Colorectal cancer CD9, EGFR, NGAL, CD81, STEAP, CD24, A33, CD66E, EPHA2, Ferritin, GPR30,

GPRl 10, MMP9, OPN, p53, TMEM211, TROP2, TGM2, TIMP, EGFR, DR3, UNC93A, MUC17, EpCAM, MUC1, MUC2, TSG101, CD63, B7H3

Colorectal cancer DR3, STEAP, epha2, TMEM211, unc93A, A33, CD24, NGAL, EpCam, MUC17, TROP2,

TETS

Colorectal cancer A33, AFP, ALIX, ALX4, ANCA, APC, ASCA, AURKA, AURKB, B7H3, BAN 1, BCNP,

BDNF, CA-19-9, CCSA-2, CCSA-3&4, CD10, CD24, CD44, CD63, CD66 CEA, CD66e CEA, CD81, CD9, CDA, C-Erb2, CRMP-2, CRP, CRTN, CXCL12, CYFRA21-1, DcR3, DLL4, DR3, EGFR, Epcam, EphA2, FASL, FRT, GAL3, GDF15, GPCR (GPRl 10), GPR30, GRO-1, HBD 1, HBD2, HNP1-3, IL-1B, IL8, IMP3, LI CAM, LAMN, MACC-1,

MGC20553, MCP-1, M-CSF, MICl, MIF, MMP7, MMP9, MS4A1, MUC1, MUC17, MUC2, Ncam, NGAL, NNMT, OPN, p53, PCSA, PDGFRB, PRL, PSMA, PSME3, Reg IV, SCRNl, Sept-9, SPARC, SPON2, SPR, SRVN, TFF3, TGM2, TIMP-1, TMEM211, TNF- alpha, TP A, TPS, Trail-R2, Trail-R4, Tr B, TROP2, Tsg 101, TWEAK, UNC93A, VEGFA

Colorectal cancer miR 92, miR 21, miR 9, miR 491

Colorectal cancer miR-127-3p, miR-92a, miR-486-3p, miR-378

Colorectal cancer TMEM211, MUC1, CD24 and/or GPRl 10 (GPCR 110)

Colorectal cancer hsa-miR-376c, hsa-miR-215, hsa-miR-652, hsa-miR-582-5p, hsa-miR-324-5p, hsa-miR- 1296, hsa-miR-28-5p, hsa-miR-190, hsa-miR-590-5p, hsa-miR-202, hsa-miR-195

Colorectal cancer A26C1A, A26C1B, A2M, ACAA2, ACE, ACOT7, ACPI, ACTA1, ACTA2, ACTB, vesicle markers ACTBL2, ACTBL3, ACTC1, ACTG1, ACTG2, ACTN1, ACTN2, ACTN4, ACTR3,

ADAM 10, ADSL, AGR2, AGR3, AGRN, AHCY, AHNAK, AKR1B 10, ALB, ALDH16A1, ALDHlAl, ALDOA, ANXAl, ANXAl 1, ANXA2, ANXA2P2, ANXA4, ANXA5, ANXA6, AP2A1, AP2A2, APOA1, ARF1, ARF3, ARF4, ARF5, ARF6, ARHGDIA, ARPC3, ARPC5L, ARRDCl, ARVCF, ASCC3L1, ASNS, ATP1A1, ATP1A2, ATP 1 A3, ATP1B 1, ATP4A, ATP5A1, ATP5B, ATP 51, ATP5L, ATP50, ATP6AP2, B2M, BAIAP2,

BAIAP2L1, BRI3BP, BSG, BUB 3, Clorf58, C5orG2, CAD, CALM1, CALM2, CALM3, CAND1, CANX, CAPZA1, CBR1, CBR3, CCT2, CCT3, CCT4, CCT5, CCT6A, CCT7, CCT8, CD44, CD46, CD55, CD59, CD63, CD81, CD82, CD9, CDC42, CDH1, CDH17, CEACAM5, CFL1, CFL2, CHMP1A, CHMP2A, CHMP4B, CKB, CLDN3, CLDN4, CLDN7, CLIC1, CLIC4, CLSTN1, CLTC, CLTCL1, CLU, COL12A1, COPB 1, COPB2, COROIC, COX4I1, COX5B, CRYZ, CSPG4, CSRPl, CST3, CTNNA1, CTNNB1, CTNND1, CTTN, CYFIP1, DCD, DERA, DIP2A, DIP2B, DIP2C, DMBT1, DPEP1, DPP4, DYNC1H1, EDIL3, EEF1A1, EEF1A2, EEF1AL3, EEF1G, EEF2, EFNB 1, EGFR, EHD1, EHD4, EIF3EIP, EIF3I, EIF4A1, EIF4A2, ENOl, EN02, EN03, EPHA2, EPHA5, EPHB1, EPHB2, EPHB3, EPHB4, EPPK1, ESD, EZR, FUR, F5, F7, FAM125A, FAM125B, FAM129B, FASLG, FASN, FAT, FCGBP, FER1L3, FKBP1A, FLNA, FLNB, FLOT1, FLOT2, G6PD, GAPDH, GARS, GCN1L1, GDI2, GK, GMDS, GNA13, GNAI2, GNAI3, GNAS, GNB1, GNB2, GNB2L1, GNB3, GNB4, GNG12, GOLGA7, GPA33, GPI, GPRC5A, GSN, GSTP1, H2AFJ, HADHA, hCG 1757335, HEPH, HIST1H2AB,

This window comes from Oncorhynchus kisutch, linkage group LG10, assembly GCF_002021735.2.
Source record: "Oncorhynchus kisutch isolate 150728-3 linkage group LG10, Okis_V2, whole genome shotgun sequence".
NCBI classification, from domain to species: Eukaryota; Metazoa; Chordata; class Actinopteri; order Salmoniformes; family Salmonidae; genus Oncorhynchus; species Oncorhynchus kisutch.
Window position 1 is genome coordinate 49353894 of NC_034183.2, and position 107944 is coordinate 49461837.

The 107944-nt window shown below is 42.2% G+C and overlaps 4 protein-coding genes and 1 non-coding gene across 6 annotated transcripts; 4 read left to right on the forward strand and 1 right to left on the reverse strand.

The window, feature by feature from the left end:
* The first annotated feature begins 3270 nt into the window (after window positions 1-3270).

HIST1H2AE, HIST1H2AJ, HIST1H2AK, HIST1H4A, HIST1H4B, HIST1H4C, HIST1H4D, HIST1H4E, HIST1H4F, HIST1H4H, HIST1H4I, HIST1H4J, HIST1H4K, HIST1H4L, HIST2H2AC, HIST2H4A, HIST2H4B, HIST3H2A, HIST4H4, HLA-A, HLA-A29.1, HLA- B, HLA-C, HLA-E, HLA-H, HNRNPA2B 1, HNRNPH2, HPCAL1, HRAS, HSD17B4, HSP90AA1, HSP90AA2, HSP90AA4P, HSP90AB1, HSP90AB2P, HSP90AB3P, HSP90B1, HSPA1A, HSPA1B, HSPA1L, HSPA2, HSPA4, HSPA5, HSPA6, HSPA7, HSPA8, HSPA9, HSPD1, HSPE1, HSPG2, HYOU1, IDH1, IFITM1, IFITM2, IFITM3, IGH@, IGHG1, IGHG2, IGHG3, IGHG4, IGHM, IGHV4-31, IGK@, IGKC, IGKV1-5, IGKV2-24, IGKV3- 20, IGSF3, IGSF8, IQGAP1, IQGAP2, ITGA2, ITGA3, ITGA6, ITGAV, ITGB1, ITGB4, JUP, KIAA0174, KIAA1199, KPNB1, KRAS, KRT1, KRT10, KRT13, KRT14, KRT15, KRT16, KRT17, KRT18, KRT19, KRT2, KRT20, KRT24, KRT25, KRT27, KRT28, KRT3, KRT4, KRT5, KRT6A, KRT6B, KRT6C, KRT7, KRT75, KRT76, KRT77, KRT79, KRT8, KRT9, LAMA5, LAMPl, LDHA, LDHB, LFNG, LGALS3, LGALS3BP, LGALS4, LIMAl, LIN7A, LIN7C, LOC100128936, LOC100130553, LOC100133382, LOC100133739, LOC284889, LOC388524, LOC388720, LOC442497, LOC653269, LRP4, LRPPRC, LRSAM1, LSR, LYZ, MAN1A1, MAP4K4, MARCKS, MARCKSL1, METRNL, MFGE8, MICA, MIF, MINK1, MITD1, MMP7, MOBKL1A, MSN, MTCH2, MUC13, MY ADM, MYH10, MYH11, MYH14, MYH9, MYL6, MYL6B, MYOIC, MYOID, NARS, NCALD, NCSTN, NEDD4, NEDD4L, NME1, NME2, NOTCH1, NQOl, NRAS, P4HB, PCBP1, PCNA, PCS 9, PDCD6, PDCD6IP, PDIA3, PDX , PEBP1, PFN1, PGK1, PHB, PHB2, PKM2, PLECl, PLEKHB2, PLSCR3, PLXNAl, PLXNB2, PPIA, PPIB, PPP2R1A, PRDXl, PRDX2, PRDX3, PRDX5, PRDX6, PRKAR2A, PRKDC, PRSS23, PSMA2, PSMC6, PSMD11, PSMD3, PSME3, PTGFRN, PTPRF, PYGB, QPCT, QSOX1, RAB10, RAB11A, RAB1 IB, RAB13, RAB14, RAB15, RABIA, RABIB, RAB2A, RAB33B, RAB35, RAB43, RAB4B, RAB5A, RAB5B, RAB5C, RAB6A, RAB6B, RAB7A, RAB8A, RAB8B, RAC1, RAC3, RALA, RALB, RAN, RANP1, RAP1A, RAP IB, RAP2A, RAP2B, RAP2C, RDX, REG4, RHOA, RHOC, RHOG, ROCK2, RP11-631M21.2, RPL10A, RPL12, RPL6, RPL8, RPLPO, RPLPO-like, RPLP1, RPLP2, RPNl, RPS13, RPS14, RPS15A, RPS16, RPS18, RPS20, RPS21, RPS27A, RPS3, RPS4X, RPS4Y1, RPS4Y2, RPS7, RPS8, RPSA, RPSAP15, RRAS, RRAS2, RUVBL1, RUVBL2, S100A10, S100A11, S100A14, S100A16, S100A6, SI OOP, SDC1, SDC4, SDCBP, SDCBP2, SERINCl, SERINC5, SERPINAl, SERPINF1, SETD4, SFN, SLC12A2, SLC12A7, SLC16A1, SLC1A5, SLC25A4, SLC25A5, SLC25A6, SLC29A1, SLC2A1, SLC3A2, SLC44A1, SLC7A5, SLC9A3R1, SMPDL3B, SNAP23, SND1, SOD1, SORT1, SPTAN1, SPTBN1, SSBP1, SSR4, TACSTD1, TAGLN2, TBCA, TCEB1, TCP1, TF, TFRC, THBS1, TJP2, T T, TMED2, TNFSF10, TNI , TN S1BP1, TNP03, TOLLIP, TOMM22, TPI1, TPM1, TRAP1, TSG101, TSPAN1, TSPAN14, TSPAN15, TSPAN6, TSPAN8, TSTA3, TTYH3, TUBA 1 A, TUBA IB, TUBA1C, TUBA3C, TUBA3D, TUBA3E, TUBA4A, TUBA4B, TUBA8, TUBB, TUBB2A, TUBB2B, TUBB2C, TUBB3, TUBB4, TUBB4Q, TUBB6, TUFM, TXN, UBA1, UBA52, UBB, UBC, UBE2N, UBE2V2, UGDH, UQCRC2, VAMPl, VAMP 3, VAMP8, VCP, VILl, VPS25, VPS28, VPS35, VPS36, VPS37B, VPS37C, WDR1, YWHAB, YWHAE, YWHAG, YWHAH, YWHAQ, YWHAZ